By Lauren Smart
By Jane R. LeBlanc
By Lauren Smart
By Elaine Liner
By Jim Schutze
By Rachel Watts
It doesn't take much time wandering the inaugural exhibition at SMU's Meadows Museum to realize that Santiago Calatrava is no fool. A dreamer, certainly. A weirdo, for sure. A genius, perhaps. But when it comes to building a reputation, the Spanish-born architect and engineer is no quixotic figure.
At 49, Calatrava, who has fewer than a dozen important European commissions and about a dozen bridges to his credit, is shimmying up the slippery pole of success with astonishing ease. With his first big U.S. project, Milwaukee's new art museum, barely opened and not quite finished, he is nevertheless poised to become America's latest urban architectural fad. Newspapers from the Boston Globe to the Atlanta Journal-Constitution fawn over him, crediting his designs with revitalizing blighted downtowns, showering him with the sort of excessive praise and suspension of disbelief once reserved for Alan Greenspan. Boosterish editorial boards spank public officials who hesitate to build his vaguely surrealist concrete-and-cable visions. Behind them, a chorus of small regional museums and universities, often in burgs where Calatrava has a project on the ground or on the boards, proclaim his genius and pass out honorary degrees.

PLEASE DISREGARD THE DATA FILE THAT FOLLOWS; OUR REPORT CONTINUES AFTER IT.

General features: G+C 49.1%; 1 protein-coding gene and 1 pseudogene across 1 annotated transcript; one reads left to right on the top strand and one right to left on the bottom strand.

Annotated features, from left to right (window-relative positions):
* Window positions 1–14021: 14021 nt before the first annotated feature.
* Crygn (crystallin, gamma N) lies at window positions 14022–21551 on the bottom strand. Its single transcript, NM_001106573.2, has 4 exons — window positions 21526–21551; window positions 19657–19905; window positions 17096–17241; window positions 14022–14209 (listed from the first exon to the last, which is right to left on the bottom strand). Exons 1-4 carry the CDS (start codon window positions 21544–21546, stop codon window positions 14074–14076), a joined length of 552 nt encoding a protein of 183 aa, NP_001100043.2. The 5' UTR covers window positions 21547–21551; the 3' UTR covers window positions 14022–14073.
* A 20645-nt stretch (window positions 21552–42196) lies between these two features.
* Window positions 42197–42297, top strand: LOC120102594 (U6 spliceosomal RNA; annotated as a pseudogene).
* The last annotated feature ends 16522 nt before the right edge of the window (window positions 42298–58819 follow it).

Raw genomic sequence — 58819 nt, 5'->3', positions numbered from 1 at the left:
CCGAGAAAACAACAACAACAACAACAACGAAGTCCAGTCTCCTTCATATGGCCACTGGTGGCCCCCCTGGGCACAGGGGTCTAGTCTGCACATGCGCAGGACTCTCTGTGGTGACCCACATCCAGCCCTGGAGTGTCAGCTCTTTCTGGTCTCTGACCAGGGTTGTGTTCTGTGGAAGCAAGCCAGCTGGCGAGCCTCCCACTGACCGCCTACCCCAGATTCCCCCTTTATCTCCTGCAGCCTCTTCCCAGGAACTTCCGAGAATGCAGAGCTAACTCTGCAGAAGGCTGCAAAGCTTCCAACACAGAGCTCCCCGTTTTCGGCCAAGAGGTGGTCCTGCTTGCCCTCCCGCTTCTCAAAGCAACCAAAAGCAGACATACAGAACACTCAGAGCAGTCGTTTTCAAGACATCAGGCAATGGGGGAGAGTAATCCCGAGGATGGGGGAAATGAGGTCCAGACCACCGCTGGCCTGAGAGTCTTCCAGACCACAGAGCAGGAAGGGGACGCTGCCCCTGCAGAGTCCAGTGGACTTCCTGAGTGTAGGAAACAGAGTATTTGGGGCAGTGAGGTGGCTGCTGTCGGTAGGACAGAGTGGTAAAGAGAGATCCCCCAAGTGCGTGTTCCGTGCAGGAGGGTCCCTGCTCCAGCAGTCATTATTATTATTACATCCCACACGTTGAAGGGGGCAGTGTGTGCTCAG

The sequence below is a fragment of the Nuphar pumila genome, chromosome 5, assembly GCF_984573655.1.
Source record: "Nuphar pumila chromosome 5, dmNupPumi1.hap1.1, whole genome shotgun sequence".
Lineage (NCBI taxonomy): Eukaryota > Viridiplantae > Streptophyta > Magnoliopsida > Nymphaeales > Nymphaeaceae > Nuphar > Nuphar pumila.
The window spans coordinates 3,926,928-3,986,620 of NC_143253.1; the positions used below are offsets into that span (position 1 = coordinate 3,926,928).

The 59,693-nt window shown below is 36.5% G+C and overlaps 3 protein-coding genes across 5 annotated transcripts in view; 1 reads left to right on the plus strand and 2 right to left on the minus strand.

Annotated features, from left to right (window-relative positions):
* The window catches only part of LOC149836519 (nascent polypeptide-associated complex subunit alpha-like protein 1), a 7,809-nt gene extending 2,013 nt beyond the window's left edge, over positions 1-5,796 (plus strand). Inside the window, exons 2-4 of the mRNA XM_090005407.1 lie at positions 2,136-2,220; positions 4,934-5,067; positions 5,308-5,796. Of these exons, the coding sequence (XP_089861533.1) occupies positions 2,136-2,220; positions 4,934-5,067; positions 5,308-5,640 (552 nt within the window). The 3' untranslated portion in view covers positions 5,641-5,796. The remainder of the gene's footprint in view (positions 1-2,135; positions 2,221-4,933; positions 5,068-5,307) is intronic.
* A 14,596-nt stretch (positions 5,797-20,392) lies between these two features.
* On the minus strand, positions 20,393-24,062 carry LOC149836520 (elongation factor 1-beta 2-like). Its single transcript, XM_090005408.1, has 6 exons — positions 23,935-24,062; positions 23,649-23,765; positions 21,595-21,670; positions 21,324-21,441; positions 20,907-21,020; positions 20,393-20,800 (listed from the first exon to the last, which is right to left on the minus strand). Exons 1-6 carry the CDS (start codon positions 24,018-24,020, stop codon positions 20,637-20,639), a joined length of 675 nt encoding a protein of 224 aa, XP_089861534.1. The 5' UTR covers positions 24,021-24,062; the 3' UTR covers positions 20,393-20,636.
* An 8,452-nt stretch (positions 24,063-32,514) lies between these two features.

Chalk it up to the Bilbao Effect. In 1997, American architect Frank Gehry unveiled the latest and most fantastic of his creations to date, a new museum with a curving, undulating titanium skin, and transformed the sleepy Basque burg of Bilbao into a cultural Lourdes. City pols and chamber of commerce types who couldn't tell a Gehry from a Predock can spot a tourist magnet when they see one, and they all want some of this economic fairy dust.
Naturally, Dallas wants some, too. And so Calatrava, who has two major projects in Bilbao, has been all but commissioned by the local Powers That Be to build a series of bridges over the Trinity. Which is where SMU and the current Meadows show come in. Last year SMU bestowed its 15th Algur H. Meadows Award for Excellence in the Arts on Calatrava; the Meadows Foundation, in turn, commissioned a fountain from the Zurich- and Paris-based architect. This year the foundation chipped in for the first bridge, and the museum is heaping on the praise. As one might surmise, the Meadows show isn't about critical evaluation, or art history, or even really about architecture--a topic that, amusingly, SMU doesn't teach, except by way of historical survey. This is a slick sales job by Dallas' platonic guardians, including the Meadows Foundation and the Communities Foundation of Texas, perfectly timed to help the city raise Calatrava's $5.9 million design fee (that's for the first bridge alone).